Roast Leek, Feta and Lemon Polenta Cake

The idea of a savoury cake is somewhat peculiar to me, however, the ingredients in the title tempted me to give it a go. I’m really glad I did. It’s very tasty and not at all cake-like. It’s more of a cross between a quiche and a bread. I served it with a couple of salads for a main meal, but this would be perfect picnic food as it’s summery, easy and robust enough to be portable. I made this when my mum came to visit, and she loved it. This recipe comes from Anna Jones’s, The Modern Cook’s Year.


4 leeks (about 500g) cut into 1cm slices

2 tablespoons butter, plus extra for greasing

150g plain spelt flour

120g polenta

1 ½ teaspoon baking powder

½ teaspoon flaky sea salt

A good grinding of black pepper

2 tablespoons nigella seeds

The zest and juice of 1 unwaxed lemon

1 red chilli, finely chopped

1/2 bunch of thyme leaves, picked

150g feta, crumbled

4 organic eggs, lightly beaten

100ml milk

200g plain yoghurt


  1. Preheat the oven to 220C/200C fan/gas 7. Butter a loose bottom 24cm cake tin and line with baking paper.
  2. First, sauté the leeks in a tablespoon of the butter in a frying pan over a medium heat until soft. This should take about 10 minutes.
  3. Melt the remaining tablespoon of butter and use it to brush the baking paper. Meanwhile, put the flour, polenta, baking powder, salt, pepper and a tablespoon of the nigella seeds into a bowl and whisk to get rid of any lumps. Add the lemon zest, red chilli, thyme and the crumbled feta.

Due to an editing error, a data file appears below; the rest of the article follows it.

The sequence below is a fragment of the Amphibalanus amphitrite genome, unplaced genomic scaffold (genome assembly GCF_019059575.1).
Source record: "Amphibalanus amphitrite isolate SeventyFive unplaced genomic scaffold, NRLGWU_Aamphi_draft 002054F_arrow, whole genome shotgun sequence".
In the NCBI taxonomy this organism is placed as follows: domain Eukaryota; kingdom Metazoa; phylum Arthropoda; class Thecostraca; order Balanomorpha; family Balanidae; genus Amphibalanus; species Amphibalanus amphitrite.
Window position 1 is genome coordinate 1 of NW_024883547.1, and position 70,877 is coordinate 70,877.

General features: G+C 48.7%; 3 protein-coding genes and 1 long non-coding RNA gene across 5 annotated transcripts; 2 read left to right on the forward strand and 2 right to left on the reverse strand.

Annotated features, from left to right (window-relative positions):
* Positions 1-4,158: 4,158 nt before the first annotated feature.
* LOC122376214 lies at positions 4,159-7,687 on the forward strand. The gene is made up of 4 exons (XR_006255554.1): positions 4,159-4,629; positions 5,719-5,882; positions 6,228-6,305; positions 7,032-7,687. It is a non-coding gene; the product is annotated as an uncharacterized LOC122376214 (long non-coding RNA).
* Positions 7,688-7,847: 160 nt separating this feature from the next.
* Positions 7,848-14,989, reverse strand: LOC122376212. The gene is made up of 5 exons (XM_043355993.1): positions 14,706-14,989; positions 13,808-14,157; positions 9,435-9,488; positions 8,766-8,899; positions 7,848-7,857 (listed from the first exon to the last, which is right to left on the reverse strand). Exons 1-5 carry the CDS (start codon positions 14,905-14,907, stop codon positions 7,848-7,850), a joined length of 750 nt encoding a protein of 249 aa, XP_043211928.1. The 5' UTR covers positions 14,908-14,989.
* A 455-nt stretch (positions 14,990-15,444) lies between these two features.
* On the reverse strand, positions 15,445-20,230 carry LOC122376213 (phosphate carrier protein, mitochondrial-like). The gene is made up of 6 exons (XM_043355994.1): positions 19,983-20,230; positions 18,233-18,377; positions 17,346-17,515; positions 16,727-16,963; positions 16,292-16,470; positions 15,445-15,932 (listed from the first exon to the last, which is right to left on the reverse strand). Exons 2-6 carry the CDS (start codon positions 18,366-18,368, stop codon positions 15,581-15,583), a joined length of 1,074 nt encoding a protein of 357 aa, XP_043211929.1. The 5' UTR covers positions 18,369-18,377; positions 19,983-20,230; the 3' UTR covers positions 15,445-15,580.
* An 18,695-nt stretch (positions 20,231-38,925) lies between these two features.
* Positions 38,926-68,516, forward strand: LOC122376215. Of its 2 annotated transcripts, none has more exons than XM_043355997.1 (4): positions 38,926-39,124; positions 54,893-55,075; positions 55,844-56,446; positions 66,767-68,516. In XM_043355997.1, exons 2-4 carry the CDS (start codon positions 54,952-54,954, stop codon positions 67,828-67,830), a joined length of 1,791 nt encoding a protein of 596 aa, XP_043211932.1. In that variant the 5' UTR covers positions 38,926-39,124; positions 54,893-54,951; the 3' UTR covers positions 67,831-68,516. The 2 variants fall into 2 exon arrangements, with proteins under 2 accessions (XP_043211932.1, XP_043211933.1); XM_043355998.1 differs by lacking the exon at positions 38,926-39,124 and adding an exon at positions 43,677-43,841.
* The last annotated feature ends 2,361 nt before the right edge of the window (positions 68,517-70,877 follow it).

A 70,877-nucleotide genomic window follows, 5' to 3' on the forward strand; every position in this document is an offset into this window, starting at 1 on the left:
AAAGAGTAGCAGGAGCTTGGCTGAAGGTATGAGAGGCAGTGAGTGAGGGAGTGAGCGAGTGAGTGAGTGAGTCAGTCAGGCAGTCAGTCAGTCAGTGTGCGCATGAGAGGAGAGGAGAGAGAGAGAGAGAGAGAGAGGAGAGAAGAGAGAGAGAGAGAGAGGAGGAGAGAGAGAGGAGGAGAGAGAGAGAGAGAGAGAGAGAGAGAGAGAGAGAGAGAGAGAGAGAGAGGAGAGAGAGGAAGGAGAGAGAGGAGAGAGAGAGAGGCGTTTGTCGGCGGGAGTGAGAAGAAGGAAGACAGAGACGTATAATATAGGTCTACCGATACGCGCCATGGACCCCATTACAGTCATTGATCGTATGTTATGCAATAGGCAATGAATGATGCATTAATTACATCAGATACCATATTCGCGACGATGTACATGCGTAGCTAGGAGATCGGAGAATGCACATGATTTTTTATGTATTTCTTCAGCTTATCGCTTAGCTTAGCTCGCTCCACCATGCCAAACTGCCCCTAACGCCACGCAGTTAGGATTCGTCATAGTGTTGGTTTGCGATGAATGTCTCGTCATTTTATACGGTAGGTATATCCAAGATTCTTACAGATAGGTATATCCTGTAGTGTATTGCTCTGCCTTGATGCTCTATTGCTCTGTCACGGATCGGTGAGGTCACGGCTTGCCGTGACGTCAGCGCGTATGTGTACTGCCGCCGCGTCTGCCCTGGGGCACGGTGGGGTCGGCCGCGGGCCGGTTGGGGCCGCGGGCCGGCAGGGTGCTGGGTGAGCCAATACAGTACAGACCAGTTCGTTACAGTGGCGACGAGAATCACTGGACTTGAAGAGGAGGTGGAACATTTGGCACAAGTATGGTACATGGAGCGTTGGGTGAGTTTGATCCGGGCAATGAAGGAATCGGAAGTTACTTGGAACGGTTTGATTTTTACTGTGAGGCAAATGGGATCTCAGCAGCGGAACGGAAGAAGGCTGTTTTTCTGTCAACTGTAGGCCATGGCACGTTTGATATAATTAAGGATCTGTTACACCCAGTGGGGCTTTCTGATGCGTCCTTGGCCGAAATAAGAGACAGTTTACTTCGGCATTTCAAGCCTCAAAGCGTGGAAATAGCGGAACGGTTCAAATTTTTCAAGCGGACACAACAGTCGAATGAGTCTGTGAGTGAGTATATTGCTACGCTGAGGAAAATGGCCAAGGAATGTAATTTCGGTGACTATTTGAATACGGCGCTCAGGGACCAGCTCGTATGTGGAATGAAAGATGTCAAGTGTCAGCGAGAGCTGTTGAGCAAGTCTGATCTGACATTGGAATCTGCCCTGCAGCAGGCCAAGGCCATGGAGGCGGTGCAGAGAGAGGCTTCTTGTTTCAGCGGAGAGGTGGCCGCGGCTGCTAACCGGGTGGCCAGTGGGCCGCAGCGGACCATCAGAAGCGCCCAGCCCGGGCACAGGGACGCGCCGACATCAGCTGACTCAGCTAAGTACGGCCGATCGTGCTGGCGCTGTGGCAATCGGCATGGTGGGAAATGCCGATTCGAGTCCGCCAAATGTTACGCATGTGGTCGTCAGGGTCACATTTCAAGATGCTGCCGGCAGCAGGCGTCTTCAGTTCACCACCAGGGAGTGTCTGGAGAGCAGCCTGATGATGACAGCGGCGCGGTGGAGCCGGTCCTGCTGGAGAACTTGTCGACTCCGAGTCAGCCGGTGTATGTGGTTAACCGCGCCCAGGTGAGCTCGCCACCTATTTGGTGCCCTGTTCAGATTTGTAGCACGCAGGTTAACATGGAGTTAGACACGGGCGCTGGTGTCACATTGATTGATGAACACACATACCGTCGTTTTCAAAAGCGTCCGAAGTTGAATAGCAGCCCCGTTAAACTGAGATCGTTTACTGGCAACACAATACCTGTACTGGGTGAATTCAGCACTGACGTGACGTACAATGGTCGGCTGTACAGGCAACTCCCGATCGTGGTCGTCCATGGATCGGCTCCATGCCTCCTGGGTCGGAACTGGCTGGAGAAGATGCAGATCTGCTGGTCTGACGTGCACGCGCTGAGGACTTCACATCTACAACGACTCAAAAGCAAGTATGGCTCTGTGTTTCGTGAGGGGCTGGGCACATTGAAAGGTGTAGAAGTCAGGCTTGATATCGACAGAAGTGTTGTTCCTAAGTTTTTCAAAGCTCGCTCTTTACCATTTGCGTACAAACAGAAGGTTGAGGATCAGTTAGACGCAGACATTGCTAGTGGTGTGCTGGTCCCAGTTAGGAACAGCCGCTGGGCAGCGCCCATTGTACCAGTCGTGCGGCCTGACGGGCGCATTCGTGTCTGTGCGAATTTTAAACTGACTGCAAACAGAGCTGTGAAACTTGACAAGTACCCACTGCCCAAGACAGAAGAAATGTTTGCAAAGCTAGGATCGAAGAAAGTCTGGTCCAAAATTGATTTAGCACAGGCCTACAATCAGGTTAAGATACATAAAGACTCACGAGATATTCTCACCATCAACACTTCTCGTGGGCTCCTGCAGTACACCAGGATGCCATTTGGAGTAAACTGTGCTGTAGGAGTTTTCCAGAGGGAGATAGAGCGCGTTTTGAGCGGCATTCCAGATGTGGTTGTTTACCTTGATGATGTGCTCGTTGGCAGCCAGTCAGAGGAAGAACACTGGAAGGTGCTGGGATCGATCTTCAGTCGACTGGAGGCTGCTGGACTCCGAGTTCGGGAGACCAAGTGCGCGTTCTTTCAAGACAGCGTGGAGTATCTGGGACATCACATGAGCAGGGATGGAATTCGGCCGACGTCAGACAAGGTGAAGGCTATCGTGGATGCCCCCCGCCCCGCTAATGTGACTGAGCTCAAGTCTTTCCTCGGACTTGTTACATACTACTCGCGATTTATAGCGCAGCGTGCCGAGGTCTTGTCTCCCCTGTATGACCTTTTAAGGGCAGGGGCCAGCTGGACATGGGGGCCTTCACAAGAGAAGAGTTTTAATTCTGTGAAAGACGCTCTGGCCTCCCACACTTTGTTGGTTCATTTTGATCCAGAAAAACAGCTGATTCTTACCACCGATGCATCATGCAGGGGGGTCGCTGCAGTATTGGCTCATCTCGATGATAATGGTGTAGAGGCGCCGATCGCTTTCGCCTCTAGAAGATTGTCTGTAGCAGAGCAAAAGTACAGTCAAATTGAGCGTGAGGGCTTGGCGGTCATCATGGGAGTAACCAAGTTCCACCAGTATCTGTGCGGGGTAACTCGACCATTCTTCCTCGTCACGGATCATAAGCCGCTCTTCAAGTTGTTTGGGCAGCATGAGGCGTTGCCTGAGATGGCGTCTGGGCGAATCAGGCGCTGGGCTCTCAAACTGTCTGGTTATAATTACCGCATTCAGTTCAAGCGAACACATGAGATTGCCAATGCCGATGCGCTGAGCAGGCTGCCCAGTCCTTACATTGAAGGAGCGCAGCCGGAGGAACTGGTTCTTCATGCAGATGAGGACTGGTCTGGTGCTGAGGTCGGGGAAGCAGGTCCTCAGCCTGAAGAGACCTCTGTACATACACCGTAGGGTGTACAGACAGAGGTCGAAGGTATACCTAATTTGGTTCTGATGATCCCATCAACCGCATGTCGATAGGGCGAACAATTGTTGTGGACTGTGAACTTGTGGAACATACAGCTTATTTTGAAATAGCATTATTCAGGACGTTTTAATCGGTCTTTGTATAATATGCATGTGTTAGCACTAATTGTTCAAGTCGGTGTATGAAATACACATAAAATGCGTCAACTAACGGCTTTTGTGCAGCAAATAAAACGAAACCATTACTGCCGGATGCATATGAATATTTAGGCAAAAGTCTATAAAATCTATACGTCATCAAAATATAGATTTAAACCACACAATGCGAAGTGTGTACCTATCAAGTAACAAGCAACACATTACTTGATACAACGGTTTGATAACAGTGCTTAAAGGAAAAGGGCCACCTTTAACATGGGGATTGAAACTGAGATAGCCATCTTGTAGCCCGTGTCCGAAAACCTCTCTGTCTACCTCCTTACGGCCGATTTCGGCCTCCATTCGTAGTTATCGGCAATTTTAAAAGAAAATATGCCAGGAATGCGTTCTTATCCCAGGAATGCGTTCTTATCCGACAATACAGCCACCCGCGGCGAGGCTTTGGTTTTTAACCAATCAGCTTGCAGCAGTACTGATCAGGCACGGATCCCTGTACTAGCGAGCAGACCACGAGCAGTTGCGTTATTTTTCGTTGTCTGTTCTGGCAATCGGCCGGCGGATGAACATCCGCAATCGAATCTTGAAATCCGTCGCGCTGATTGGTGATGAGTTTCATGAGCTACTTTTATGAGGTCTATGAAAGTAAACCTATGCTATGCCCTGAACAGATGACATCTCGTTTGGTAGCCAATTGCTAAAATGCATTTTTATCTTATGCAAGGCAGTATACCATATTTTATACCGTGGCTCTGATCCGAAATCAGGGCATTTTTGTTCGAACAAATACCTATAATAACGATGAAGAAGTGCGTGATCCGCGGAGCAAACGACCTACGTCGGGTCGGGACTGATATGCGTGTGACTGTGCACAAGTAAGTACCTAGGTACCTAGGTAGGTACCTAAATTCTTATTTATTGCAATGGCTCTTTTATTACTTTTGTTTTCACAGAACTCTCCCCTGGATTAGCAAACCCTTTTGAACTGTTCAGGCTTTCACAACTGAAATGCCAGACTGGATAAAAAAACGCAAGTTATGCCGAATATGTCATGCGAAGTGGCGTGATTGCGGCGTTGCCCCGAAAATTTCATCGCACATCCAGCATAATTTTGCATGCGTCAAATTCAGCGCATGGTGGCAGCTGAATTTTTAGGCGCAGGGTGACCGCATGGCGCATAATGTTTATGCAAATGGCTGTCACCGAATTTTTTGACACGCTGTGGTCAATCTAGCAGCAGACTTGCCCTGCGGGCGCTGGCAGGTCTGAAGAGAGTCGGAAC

4. Put the juice of the lemon into a small bowl and whisk together with the eggs, milk and yoghurt.
  5. Mix the yoghurt mixture into the flour mixture until just combined (being careful not to overmix). Once the leeks have cooled,stir half of them through the batter. Pour the batter into the lined cake tin and scatter the rest of the leeks on top, then sprinkle the reserved nigella seeds.
  6. Bake for 35-45 minutes, until the top is golden and a skewer inserted comes out clean. Leave to cool in the tin for 5 minutes, then cool on a wire rack to room temperature before slicing. 

Matcha, Pink Peppercorn and Cherry Madeleines

For my birthday, a good friend of mine gave me a book on Japanese patisserie by James Campbell. It’s a stunning book with beautiful photographs of high-end patisserie, a lot of which is way beyond my culinary ability. However, these madeleines caught my eye; very easy to make, exotic flavours and I already had matcha powder and pink peppercorns in the cupboard. All I had to do was to wait for an excuse to make them.

Two things happened in the same week. First, a colleague told me it was her birthday and then another colleague gave me a gift of an edible gold spray, goldas in real gold! So out came the madeleine recipe. It was really very straight forward. I used the spray to add a bit of birthday sparkle to the tops of the madeleines. Admittedly, madeleines are probably not the ideal vehicle for edible gold spray as the contrast of the colour was not strong enough. However, the birthday girl was delighted with her luxurious, exotic madeleines.


150g unsalted butter

50g ground almonds

¾ tablespoon matcha powder

50g plain flour

150g egg whites (about 4 large eggs)

½ teaspoon pink peppercorns, ground

12 cherries, halved with the stones removed